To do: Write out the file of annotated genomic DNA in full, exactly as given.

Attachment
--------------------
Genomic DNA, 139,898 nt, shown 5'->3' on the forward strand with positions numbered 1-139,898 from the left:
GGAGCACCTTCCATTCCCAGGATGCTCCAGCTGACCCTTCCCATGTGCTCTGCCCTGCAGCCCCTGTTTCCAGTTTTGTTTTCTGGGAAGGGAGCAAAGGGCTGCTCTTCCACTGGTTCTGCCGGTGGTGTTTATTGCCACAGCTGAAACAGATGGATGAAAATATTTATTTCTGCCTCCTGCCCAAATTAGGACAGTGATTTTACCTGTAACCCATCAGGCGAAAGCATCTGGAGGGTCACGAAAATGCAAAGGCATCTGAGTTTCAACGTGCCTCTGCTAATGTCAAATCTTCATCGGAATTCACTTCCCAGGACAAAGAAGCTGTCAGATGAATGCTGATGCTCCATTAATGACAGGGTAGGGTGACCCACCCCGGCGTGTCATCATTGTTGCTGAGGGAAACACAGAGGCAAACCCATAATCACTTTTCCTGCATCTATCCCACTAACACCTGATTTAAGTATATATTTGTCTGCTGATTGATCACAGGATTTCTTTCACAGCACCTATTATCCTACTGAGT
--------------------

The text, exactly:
Genomic DNA, 139,898 nt, shown 5'->3' on the forward strand with positions numbered 1-139,898 from the left:
GGAGCACCTTCCATTCCCAGGATGCTCCAGCTGACCCTTCCCATGTGCTCTGCCCTGCAGCCCCTGTTTCCAGTTTTGTTTTCTGGGAAGGGAGCAAAGGGCTGCTCTTCCACTGGTTCTGCCGGTGGTGTTTATTGCCACAGCTGAAACAGATGGATGAAAATATTTATTTCTGCCTCCTGCCCAAATTAGGACAGTGATTTTACCTGTAACCCATCAGGCGAAAGCATCTGGAGGGTCACGAAAATGCAAAGGCATCTGAGTTTCAACGTGCCTCTGCTAATGTCAAATCTTCATCGGAATTCACTTCCCAGGACAAAGAAGCTGTCAGATGAATGCTGATGCTCCATTAATGACAGGGTAGGGTGACCCACCCCGGCGTGTCATCATTGTTGCTGAGGGAAACACAGAGGCAAACCCATAATCACTTTTCCTGCATCTATCCCACTAACACCTGATTTAAGTATATATTTGTCTGCTGATTGATCACAGGATTTCTTTCACAGCACCTATTATCCTACTGAGT